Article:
Ideally, anisotropic conductive adhesives provide minimal horizontal conduction (i.e., conduction in the x-y plane of FIG. 3). Horizontal conduction can result in short circuits of adjacent electrical interconnections and improper electrical performance of electrical circuitry 16, 22 within substrates 10, 12. Shorting of electrical interconnections can also damage electrical circuitry 16, 22.
One method of minimizing horizontal conductivity includes utilizing anisotropic conductive adhesives which have reduced conductive particle loading. Utilization of anisotropic conductive adhesives having reduced particle loading provides less chance of conducting in x-y plane.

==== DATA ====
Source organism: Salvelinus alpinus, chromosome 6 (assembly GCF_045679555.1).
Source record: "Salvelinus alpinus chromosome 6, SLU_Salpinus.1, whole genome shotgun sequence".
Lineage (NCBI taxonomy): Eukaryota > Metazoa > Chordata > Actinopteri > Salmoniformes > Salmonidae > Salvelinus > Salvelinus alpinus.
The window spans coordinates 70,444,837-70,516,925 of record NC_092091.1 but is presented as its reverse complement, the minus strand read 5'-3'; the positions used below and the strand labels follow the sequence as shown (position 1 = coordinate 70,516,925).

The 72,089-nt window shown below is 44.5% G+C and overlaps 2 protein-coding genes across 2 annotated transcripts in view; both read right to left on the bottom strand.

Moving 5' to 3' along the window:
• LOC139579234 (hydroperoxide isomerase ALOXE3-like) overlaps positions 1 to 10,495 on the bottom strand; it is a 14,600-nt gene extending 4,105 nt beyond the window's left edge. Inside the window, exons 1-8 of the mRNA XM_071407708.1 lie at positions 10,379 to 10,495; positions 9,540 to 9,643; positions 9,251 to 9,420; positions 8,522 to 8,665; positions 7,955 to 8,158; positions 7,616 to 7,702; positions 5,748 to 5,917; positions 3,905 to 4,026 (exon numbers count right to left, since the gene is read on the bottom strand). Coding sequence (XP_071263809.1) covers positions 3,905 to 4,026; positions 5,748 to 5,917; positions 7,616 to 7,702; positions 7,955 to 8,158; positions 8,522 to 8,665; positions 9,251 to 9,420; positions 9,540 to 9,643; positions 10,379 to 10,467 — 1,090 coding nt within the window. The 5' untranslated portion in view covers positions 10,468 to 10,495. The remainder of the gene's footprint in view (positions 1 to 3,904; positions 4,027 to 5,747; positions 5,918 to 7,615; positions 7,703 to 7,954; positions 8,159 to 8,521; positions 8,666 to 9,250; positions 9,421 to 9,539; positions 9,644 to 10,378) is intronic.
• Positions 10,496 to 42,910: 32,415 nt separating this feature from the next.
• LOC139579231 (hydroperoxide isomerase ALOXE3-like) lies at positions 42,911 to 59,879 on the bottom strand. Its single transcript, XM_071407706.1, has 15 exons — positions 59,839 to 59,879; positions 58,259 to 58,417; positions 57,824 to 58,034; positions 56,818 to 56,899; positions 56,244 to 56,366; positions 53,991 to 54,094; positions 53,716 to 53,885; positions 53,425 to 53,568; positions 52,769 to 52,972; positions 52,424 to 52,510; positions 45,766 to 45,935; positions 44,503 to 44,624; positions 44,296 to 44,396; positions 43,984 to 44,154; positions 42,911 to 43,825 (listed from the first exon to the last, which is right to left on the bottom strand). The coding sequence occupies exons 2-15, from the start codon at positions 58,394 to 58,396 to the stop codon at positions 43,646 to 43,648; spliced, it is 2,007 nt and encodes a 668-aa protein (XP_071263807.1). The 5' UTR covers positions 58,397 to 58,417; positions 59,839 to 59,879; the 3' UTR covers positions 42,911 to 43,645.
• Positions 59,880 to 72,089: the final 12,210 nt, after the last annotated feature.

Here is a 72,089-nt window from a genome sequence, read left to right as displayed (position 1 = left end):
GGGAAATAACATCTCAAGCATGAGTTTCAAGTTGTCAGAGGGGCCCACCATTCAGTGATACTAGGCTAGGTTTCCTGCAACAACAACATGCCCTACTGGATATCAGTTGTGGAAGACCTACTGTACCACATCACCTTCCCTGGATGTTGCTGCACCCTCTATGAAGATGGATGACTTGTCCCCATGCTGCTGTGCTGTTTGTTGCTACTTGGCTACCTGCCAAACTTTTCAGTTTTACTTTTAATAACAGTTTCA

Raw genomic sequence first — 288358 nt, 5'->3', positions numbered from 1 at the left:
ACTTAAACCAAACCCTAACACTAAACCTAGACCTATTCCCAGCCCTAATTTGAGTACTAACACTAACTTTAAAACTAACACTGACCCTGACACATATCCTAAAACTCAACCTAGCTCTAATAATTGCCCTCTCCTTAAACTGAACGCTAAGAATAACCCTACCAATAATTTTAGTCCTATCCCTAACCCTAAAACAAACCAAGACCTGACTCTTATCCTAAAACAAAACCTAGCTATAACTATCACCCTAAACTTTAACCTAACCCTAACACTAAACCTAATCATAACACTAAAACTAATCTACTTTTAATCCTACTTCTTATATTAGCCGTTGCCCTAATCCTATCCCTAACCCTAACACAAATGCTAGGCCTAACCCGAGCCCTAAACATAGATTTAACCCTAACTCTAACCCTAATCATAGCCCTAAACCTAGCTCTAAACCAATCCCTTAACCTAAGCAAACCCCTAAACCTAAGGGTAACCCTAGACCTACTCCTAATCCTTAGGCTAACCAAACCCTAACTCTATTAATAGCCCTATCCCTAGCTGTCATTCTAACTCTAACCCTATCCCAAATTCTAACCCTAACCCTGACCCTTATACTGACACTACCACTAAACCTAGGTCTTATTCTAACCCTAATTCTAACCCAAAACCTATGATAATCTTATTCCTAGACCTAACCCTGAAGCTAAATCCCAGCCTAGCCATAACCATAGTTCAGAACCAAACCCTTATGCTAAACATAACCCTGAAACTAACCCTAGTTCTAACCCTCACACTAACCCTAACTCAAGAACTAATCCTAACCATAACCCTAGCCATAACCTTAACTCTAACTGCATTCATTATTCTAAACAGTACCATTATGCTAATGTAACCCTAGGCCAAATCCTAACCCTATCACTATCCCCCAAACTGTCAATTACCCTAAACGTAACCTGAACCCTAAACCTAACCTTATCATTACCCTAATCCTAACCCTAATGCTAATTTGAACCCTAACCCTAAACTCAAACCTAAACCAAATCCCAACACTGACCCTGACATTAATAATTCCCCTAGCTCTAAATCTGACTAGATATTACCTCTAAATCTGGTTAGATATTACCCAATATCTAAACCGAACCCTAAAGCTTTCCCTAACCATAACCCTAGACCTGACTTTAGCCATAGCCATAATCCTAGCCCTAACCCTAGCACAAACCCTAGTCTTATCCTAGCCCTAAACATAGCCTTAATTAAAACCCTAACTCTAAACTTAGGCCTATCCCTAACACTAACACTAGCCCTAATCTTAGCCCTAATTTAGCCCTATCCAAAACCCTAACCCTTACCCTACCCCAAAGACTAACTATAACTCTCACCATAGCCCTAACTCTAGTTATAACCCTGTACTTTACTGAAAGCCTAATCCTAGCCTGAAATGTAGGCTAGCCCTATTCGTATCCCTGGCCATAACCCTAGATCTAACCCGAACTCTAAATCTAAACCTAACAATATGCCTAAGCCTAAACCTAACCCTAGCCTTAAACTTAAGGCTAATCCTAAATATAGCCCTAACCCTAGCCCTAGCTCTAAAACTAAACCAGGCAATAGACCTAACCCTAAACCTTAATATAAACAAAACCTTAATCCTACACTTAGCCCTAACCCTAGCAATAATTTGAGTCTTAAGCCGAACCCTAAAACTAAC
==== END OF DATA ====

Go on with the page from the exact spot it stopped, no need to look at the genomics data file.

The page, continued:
Horizontal conduction can also be reduced according to the following. Electrical contacts 24, 26 of interconnection 14 are joined at an interface 28. Conductivity at interface 28 through anisotropic conductive adhesive 19 is determined by the surface area of interface 28 times the density (conductive particles per unit area) of the anisotropic conductive adhesive. Increasing the surface area of interface 28 results in an increase in the conductivity for a given unit of volume of anisotropic conductive adhesive 19 intermediate electrical contacts 24, 26. An interface 28 having an increased surface area requires an anisotropic conductive adhesive having fewer conductive particles to provide a substantially similar conductivity of an adhesive having more conductive particles (an example is described below with reference to FIG. 7). Such conductivity is provided because more conductive particles 23 contact the increased surface area of electrical contacts 24, 26 at interface 28 compared with conventional connections.